Pak police baton-charge protestors; India concerned
Pakistan police today baton-charged and arrested political activists and lawyers, who defied a ban on demonstrations to set out on a Long March to Islamabad to force the government to reinstate the sacked judges. The growing political confrontation is raising the spectre of a possible military intervention in the country. India's External Affairs Minister Pranab Mukherjee has expressed concern and said New Delhi wants peace and development in Pakistan. Listen to podcastworld Updated: Mar 12, 2009 16:24 IST
Pakistan police baton-charged and arrested political activists and lawyers, who defied a ban on demonstrations to gather to set-out on a long march to the capital, Islamabad, to force the government to reinstate the sacked judges.
As slogan chanting crowds began assembling outside the Sindh High Court, riot police attempted to break them up by baton charging and bundling lawyers into police vans, as the country's most prominent opposition leader Nawaz Sharif declared "we are ready for the long march."
Vowing to join the marchers in Lahore, Sharif accused the government of plotting to kill him, but said he won't be deterred to bring back Pakistan on the road to democracy.
"Threats to my life come from high-ranking government officials, certain topmost people in the government, my sources say," the former premier told the Guardian newspaper.
Among those arrested here were Ghafoor Ahmed, Vice President of Jamaat-e-Islami and Athar Minallah, leader of the local bar Association.
Ahead of the march, seen as a political show-down between erstwhile allies PML-N leader Nawaz Sharif and Pakistan President Asif Ali Zardari, authorities throughout the night continued their swoop rounding up scores of political leaders, right activists and lawyers in a bid to thwart the march.
The growing political confrontation is raising the spectre of a possible military intervention in the country which is prone to coups.
As international concern grows, the US special envoy Richard Holbrooke called up Pakistan Prime Minister Yousuf Raza Gilani to discuss the current unrest. The Army chief General Ashfaq Pervez Kayani had also met Gilani last night.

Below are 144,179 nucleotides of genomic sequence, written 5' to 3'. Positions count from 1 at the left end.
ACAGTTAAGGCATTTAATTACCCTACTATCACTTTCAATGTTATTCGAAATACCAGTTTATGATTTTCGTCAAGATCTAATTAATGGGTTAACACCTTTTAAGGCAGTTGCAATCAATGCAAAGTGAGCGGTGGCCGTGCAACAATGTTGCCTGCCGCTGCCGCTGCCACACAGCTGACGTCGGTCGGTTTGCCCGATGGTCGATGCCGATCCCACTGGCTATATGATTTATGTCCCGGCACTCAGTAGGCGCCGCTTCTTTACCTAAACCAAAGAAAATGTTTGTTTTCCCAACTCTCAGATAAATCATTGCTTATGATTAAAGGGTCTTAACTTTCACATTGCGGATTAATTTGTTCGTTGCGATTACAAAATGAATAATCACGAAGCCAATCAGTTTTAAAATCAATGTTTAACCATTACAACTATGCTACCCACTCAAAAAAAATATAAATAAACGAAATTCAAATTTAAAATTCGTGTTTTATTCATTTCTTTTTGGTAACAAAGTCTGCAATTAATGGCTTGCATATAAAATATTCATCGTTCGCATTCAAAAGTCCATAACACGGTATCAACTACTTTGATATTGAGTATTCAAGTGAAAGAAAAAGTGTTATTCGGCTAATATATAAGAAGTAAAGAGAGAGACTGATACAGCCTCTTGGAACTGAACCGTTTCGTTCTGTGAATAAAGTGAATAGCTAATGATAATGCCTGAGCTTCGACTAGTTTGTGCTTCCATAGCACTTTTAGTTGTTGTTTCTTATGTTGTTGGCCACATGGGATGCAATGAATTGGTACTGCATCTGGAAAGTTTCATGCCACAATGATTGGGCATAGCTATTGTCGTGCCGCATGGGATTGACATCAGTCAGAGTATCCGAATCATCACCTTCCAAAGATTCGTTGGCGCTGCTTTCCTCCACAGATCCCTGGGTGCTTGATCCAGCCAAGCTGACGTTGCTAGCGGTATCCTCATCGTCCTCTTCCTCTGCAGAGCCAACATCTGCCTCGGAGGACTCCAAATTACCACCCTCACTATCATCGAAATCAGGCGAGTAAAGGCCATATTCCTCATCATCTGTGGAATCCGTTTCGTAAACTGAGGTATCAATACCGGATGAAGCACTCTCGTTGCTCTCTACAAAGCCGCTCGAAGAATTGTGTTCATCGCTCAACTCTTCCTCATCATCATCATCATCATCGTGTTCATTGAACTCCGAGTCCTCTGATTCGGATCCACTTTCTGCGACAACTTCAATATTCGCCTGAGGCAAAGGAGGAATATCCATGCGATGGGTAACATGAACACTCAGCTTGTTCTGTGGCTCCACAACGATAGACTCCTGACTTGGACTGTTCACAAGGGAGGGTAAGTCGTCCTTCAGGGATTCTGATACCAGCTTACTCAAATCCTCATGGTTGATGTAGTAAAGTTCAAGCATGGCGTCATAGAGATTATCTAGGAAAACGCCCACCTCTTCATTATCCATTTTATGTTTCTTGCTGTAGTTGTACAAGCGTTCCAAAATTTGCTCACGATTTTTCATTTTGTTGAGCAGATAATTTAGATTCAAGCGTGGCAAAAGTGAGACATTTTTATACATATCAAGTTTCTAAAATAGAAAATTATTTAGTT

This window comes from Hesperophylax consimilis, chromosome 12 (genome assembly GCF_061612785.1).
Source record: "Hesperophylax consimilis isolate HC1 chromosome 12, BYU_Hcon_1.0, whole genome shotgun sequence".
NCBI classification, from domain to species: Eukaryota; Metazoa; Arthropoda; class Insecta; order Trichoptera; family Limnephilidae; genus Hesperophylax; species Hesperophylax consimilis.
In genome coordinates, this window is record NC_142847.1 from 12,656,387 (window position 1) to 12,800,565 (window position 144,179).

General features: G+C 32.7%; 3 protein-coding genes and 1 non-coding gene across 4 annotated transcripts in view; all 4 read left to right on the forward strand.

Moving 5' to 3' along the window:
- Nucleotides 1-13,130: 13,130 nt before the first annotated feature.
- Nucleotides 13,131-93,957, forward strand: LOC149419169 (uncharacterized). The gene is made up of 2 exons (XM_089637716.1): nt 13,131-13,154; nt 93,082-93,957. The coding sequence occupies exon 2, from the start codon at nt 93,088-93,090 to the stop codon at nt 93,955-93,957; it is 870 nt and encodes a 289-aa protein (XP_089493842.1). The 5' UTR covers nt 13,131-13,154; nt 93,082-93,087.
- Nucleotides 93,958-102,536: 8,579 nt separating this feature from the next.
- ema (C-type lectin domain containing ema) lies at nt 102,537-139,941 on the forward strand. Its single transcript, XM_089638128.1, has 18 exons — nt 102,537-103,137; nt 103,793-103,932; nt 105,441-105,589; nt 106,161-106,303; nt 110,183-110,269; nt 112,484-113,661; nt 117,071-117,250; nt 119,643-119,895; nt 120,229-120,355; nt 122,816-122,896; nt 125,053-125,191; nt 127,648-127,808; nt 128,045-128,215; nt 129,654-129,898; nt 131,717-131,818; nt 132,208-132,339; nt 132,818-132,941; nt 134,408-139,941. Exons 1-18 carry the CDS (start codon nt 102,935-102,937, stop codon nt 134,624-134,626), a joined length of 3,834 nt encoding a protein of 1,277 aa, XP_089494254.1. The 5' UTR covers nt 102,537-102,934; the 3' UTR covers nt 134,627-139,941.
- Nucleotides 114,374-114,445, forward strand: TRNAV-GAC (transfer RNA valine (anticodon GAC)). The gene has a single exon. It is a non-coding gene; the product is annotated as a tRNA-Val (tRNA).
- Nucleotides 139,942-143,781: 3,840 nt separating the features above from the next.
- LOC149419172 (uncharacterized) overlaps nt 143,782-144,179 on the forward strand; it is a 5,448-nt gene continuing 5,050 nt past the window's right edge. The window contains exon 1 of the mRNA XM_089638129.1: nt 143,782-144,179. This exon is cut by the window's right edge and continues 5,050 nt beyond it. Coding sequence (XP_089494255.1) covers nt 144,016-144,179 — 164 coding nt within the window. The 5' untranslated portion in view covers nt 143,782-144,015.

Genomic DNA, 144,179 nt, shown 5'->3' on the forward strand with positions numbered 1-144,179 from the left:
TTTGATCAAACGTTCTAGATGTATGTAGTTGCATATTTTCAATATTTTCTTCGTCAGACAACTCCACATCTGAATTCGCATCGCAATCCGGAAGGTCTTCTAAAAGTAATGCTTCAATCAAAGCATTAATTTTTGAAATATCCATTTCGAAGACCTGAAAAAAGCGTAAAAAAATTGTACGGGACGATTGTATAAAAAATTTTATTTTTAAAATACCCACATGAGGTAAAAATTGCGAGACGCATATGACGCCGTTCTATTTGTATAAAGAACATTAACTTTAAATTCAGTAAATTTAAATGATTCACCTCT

The government has defended its crackdown, with Information Minister Sherry Rehman saying it had been left with no other option in the face of repeated calls for "rebellion" by Nawaz Sharif and his brother, former Punjab Chief Minister Shahbaz Sharif.
Interior ministry chief Rehman Malik has asked the protesters to stay away from Islamabad and warned the Sharif brothers that their calls for a revolution amounted to sedition, a crime that can be punished with life imprisonment.
Very few senior political leaders have been detained during the crackdown though Pakistan Tehrik-e-Insaf chief Imran Khan and lawyers' leader Aitzaz Ahsan have gone into hiding following raids on their homes.
Authorities have drawn up plans to seal Rawalpindi and Islamabad for two days to prevent the protesters reaching the parliament, Dawn News channel quoted its sources as saying.
A total of 86 entry points to the two cities will be blocked with freight containers and barbed wire, the sources said.
Police have been directed not to open fire and to use non-lethal means like teargas and rubber bullets to disperse the protesters. They have also been directed to arrest all persons violating prohibitory orders.
A total of 3,700 additional police personnel from Punjab and Sindh will be deployed in the federal capital along with some 450 additional paramilitary personnel to deter the protesters, the sources said.
Meanwhile, rights group Human Rights Watch has criticised the Pakistan government's crackdown and called for it to be ended.
The group said in a statement that the detained protesters should be freed immediately and allowed to demonstrate peacefully.